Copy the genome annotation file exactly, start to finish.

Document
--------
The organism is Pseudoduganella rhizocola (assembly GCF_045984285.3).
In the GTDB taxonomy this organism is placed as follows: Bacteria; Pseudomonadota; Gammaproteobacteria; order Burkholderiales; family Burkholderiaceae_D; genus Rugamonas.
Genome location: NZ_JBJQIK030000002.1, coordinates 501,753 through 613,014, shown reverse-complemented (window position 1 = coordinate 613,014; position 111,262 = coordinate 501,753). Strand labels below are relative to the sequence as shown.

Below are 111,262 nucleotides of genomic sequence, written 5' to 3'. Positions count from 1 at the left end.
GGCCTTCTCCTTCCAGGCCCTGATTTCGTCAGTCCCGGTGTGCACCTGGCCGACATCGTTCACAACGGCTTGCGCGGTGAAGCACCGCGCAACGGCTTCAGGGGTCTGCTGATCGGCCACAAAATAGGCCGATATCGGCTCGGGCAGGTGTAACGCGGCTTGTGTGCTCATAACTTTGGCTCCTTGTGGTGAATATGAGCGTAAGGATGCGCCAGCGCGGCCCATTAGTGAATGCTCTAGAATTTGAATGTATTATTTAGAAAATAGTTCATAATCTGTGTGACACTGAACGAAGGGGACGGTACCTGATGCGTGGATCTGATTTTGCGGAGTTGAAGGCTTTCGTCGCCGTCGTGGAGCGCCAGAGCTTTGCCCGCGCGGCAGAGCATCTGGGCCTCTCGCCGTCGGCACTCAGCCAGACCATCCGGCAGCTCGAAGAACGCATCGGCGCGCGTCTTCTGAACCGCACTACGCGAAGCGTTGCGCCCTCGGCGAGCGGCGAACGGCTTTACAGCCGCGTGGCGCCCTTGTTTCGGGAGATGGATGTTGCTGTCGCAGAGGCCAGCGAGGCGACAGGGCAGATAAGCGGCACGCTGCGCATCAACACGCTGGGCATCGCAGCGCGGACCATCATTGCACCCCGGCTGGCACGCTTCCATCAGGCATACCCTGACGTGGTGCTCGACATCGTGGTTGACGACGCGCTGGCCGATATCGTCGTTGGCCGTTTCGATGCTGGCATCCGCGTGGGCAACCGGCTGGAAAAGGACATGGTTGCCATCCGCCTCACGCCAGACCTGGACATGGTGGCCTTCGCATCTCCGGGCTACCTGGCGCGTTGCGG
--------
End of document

The organism is Pseudoduganella rhizocola (assembly GCF_045984285.3).
In the GTDB taxonomy this organism is placed as follows: Bacteria; Pseudomonadota; Gammaproteobacteria; order Burkholderiales; family Burkholderiaceae_D; genus Rugamonas.
Genome location: NZ_JBJQIK030000002.1, coordinates 501,753 through 613,014, shown reverse-complemented (window position 1 = coordinate 613,014; position 111,262 = coordinate 501,753). Strand labels below are relative to the sequence as shown.

Below are 111,262 nucleotides of genomic sequence, written 5' to 3'. Positions count from 1 at the left end.
GGCCTTCTCCTTCCAGGCCCTGATTTCGTCAGTCCCGGTGTGCACCTGGCCGACATCGTTCACAACGGCTTGCGCGGTGAAGCACCGCGCAACGGCTTCAGGGGTCTGCTGATCGGCCACAAAATAGGCCGATATCGGCTCGGGCAGGTGTAACGCGGCTTGTGTGCTCATAACTTTGGCTCCTTGTGGTGAATATGAGCGTAAGGATGCGCCAGCGCGGCCCATTAGTGAATGCTCTAGAATTTGAATGTATTATTTAGAAAATAGTTCATAATCTGTGTGACACTGAACGAAGGGGACGGTACCTGATGCGTGGATCTGATTTTGCGGAGTTGAAGGCTTTCGTCGCCGTCGTGGAGCGCCAGAGCTTTGCCCGCGCGGCAGAGCATCTGGGCCTCTCGCCGTCGGCACTCAGCCAGACCATCCGGCAGCTCGAAGAACGCATCGGCGCGCGTCTTCTGAACCGCACTACGCGAAGCGTTGCGCCCTCGGCGAGCGGCGAACGGCTTTACAGCCGCGTGGCGCCCTTGTTTCGGGAGATGGATGTTGCTGTCGCAGAGGCCAGCGAGGCGACAGGGCAGATAAGCGGCACGCTGCGCATCAACACGCTGGGCATCGCAGCGCGGACCATCATTGCACCCCGGCTGGCACGCTTCCATCAGGCATACCCTGACGTGGTGCTCGACATCGTGGTTGACGACGCGCTGGCCGATATCGTCGTTGGCCGTTTCGATGCTGGCATCCGCGTGGGCAACCGGCTGGAAAAGGACATGGTTGCCATCCGCCTCACGCCAGACCTGGACATGGTGGCCTTCGCATCTCCGGGCTACCTGGCGCGTTGCGG